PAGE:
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Taylor Swift Should Not Date a Climate Scientist: The Perils of Fame in Policymaking

The views expressed are those of the author and do not necessarily reflect the views of ASPA as an organization.

By Benjamin Deitchman
November 13, 2023

“I wish Taylor Swift was in love with a climate scientist,” tweeted Dutch Actress Katja Herbers in a viral message responding to the hoopla and attention devoted to the iconic singer’s new relationship with Kansas City Chiefs tight end Travis Kelce. Although there are many eligible bachelors in her dating demographic providing expert research and analysis in the climate and energy domain, it’s obviously Ms. Swift’s prerogative to connect romantically with whomever she desires. The idea that celebrity is part of the solution to vexing technical challenges related to global environmental commons problems requires consideration in the discourse, as global to local leaders grapple with trust issues around polarizing public policy considerations.

Each touchdown for Travis Kelce is worth the same number of points as a teammate or opponent with a less famous significant other reaching the endzone. Mr. Kelce’s media exposure as Ms. Swift’s boyfriend has provided benefits to the league, his team and himself through increased viewership and sales of tickets and merchandise, but its impact on his skills—positive or negative–are intangible. The hypothetical climate scientist with whom Taylor Swift might fall in love would surely see increased readership and invitations to present his findings. The actual science in and of itself would, of course, be no more rigorous, reliable or valid than the work of another qualified expert. The National Football League and its partners are profiting from this present relationship, but science relies on credibility in the public policy sphere.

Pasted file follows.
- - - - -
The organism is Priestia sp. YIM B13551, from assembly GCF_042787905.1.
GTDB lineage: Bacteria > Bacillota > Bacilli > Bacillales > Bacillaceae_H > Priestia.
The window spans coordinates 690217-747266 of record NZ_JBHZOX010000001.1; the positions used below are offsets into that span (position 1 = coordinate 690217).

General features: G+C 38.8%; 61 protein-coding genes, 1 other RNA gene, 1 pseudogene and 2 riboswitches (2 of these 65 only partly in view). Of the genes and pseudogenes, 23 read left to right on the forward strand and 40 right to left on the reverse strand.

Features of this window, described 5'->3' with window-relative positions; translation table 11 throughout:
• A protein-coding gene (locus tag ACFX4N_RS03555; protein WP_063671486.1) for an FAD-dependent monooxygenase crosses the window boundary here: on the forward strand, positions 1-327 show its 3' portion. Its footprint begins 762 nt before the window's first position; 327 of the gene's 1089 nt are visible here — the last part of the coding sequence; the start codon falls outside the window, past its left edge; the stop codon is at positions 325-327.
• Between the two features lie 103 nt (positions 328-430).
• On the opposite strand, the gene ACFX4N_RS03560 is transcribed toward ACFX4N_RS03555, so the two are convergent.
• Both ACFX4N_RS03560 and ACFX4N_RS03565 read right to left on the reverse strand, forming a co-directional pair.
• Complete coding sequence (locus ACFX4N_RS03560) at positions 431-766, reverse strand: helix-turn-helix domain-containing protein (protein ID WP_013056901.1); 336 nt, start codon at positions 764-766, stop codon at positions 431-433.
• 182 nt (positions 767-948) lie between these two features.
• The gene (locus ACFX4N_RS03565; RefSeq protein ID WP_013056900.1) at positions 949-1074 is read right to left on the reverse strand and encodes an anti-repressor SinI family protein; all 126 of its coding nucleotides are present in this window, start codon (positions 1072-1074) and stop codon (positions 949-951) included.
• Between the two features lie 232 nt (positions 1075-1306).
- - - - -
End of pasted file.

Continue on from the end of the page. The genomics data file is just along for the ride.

One of the most famous scientists of the current decade is infectious disease expert Dr. Anthony Fauci.   Rather than becoming a symbol of technocratic expertise for his clear, erudite and measured discussions of the COVID-19 pandemic, Dr. Fauci’s omnipresence during the period of initial research and discovery about the novel coronavirus has cast him as a hero or villain in the cultural zeitgeist. Instead of his fame leading to a better understanding of this illness, he became fodder for the celebrity-driven media ecosystem. Celebrity can be a force for good, as Ms. Swift’s efforts have increased voter participation and Mr. Kelce has encouraged vaccination for COVID-19. Attention could direct resources and public outcry towards addressing energy and environmental needs. Celebrity, however, does not serve the procedural and technical understanding of complex policy problems.